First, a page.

United Airlines Will Terminate Service at Kennedy International Airport If Feds Don't Allow More Flights: CEO

United Airlines Will Terminate Service at Kennedy International Airport If Feds Don't Allow More Flights: CEO
A United Airlines passenger jet takes off with New York City as a backdrop at Newark Liberty International Airport in Newark, N.J., on Dec. 6, 2019. (Chris Helgren/Reuters)

United Airlines Inc. has threatened to terminate service to John F. Kennedy International Airport (JFK) in New York City in October if the Federal Aviation Administration (FAA) does not grant the airline more flights, according to Reuters.

CEO Scott Kirby wrote to Acting FAA Administrator Billy Nolen to request additional capacity at JFK, according to an email sent to employees on Sept. 6 and viewed by Reuters.
The New York City airport is the largest hub for international flights in and out of North America and the 13th busiest airport in the United States, the New York Post reported.

United has been flying just two flights a day to San Francisco and Los Angeles from JFK after resuming service in 2021 during the pandemic.

"If we are not able to get additional allocations for multiple seasons, we will need to suspend service at JFK, effective at the end of October," said Kirby in the email.

United Airlines is the nation's third largest carrier after American Airlines and Delta Air Lines Inc. The company has said that without more permanent slots, it cannot effectively operate out of JFK "compared to the larger schedules and more attractive flight times flown by our competitors,” such as JetBlue Airways and American Airlines, which currently offer four to five flights a day.

Kirby said United had been working to pursue additional slots for more takeoff and landing authorizations from the FAA and the Port Authority at JFK so it "can grow to be more competitive."

Company Gave Up Flights in 2015

United made a long-term deal in October 2015 to lease 24 year-round slots at JFK to Delta Air Lines after ending its transatlantic service at the New York airport to concentrate on its hub nearby at Newark Liberty International Airport in New Jersey.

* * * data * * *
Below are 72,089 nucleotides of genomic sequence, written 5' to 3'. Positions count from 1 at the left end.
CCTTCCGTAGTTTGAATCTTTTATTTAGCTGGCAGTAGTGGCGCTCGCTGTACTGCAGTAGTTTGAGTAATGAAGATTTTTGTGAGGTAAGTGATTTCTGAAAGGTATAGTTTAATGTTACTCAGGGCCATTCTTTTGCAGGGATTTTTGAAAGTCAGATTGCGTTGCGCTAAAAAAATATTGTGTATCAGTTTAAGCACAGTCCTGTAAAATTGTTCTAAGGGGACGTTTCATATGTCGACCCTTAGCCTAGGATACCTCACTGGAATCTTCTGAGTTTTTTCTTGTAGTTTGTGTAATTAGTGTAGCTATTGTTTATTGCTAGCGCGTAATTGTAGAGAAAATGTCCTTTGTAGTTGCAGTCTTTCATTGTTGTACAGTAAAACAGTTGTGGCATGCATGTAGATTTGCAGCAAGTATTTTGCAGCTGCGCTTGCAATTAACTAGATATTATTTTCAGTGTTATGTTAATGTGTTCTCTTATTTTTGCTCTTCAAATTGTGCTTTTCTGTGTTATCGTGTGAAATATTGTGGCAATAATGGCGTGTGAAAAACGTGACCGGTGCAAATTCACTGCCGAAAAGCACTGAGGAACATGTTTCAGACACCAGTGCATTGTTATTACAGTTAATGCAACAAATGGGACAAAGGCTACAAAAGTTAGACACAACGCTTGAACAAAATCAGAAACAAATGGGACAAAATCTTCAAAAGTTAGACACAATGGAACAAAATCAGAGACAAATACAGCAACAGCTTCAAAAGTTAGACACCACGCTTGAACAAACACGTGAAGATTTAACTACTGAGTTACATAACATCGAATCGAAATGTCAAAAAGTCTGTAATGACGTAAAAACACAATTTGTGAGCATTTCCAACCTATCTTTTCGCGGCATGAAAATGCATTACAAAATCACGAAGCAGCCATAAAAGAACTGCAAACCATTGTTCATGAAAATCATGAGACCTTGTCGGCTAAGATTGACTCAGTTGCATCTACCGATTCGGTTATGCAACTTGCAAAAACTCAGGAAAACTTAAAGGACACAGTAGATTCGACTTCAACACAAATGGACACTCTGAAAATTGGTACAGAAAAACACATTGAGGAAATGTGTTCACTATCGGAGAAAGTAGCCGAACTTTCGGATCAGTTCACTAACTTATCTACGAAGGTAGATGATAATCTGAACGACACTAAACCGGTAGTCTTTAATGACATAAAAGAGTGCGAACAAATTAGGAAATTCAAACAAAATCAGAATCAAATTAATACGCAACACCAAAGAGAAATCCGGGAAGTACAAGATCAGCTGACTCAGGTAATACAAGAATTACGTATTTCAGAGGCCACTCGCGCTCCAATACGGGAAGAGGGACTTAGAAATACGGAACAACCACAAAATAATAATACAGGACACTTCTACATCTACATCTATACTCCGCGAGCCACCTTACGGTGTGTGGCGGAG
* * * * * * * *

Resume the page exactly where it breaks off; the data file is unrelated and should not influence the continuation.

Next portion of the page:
Kirby, who took over as United CEO in 2017 after leaving rival American Airlines, has said the move was a mistake.

However, the current lease agreement with Delta prevents United from getting its hands back on those slots any time soon.

Kirby has been focused on finding other ways to reestablish and expand United's old footprint at JFK, believing that operations at the international travel hub have room to expand after the pandemic.

The FAA approved United's June request to temporarily slash about 50 daily summer departures from the Newark airport to address congestion.

Since 2008, the runways, taxiways, and turnoffs at JFK have undergone major infrastructure improvements by the FAA and the Port Authority, the company said, adding that the airport has room to grow.

“United believes it is in the traveling public’s best interest for the FAA to quantify and permanently allocate the unused capacity that exists at JFK," said Kirby.

The FAA said in a statement Tuesday that it “must consider airspace capacity and runway capacity to assess how changes would affect flights at nearby airports.”

The agency continued by saying that if it decides to award more slots at JFK, the agency "would follow the FAA's well-established process of awarding them fairly and to increase competition," which would not necessarily benefit United.

United leaving JFK due to the FAA's inaction "would obviously be a tough and frustrating step to take and one that we have worked really hard to prevent,” said Kirby in his letter.

Reuters contributed to this report.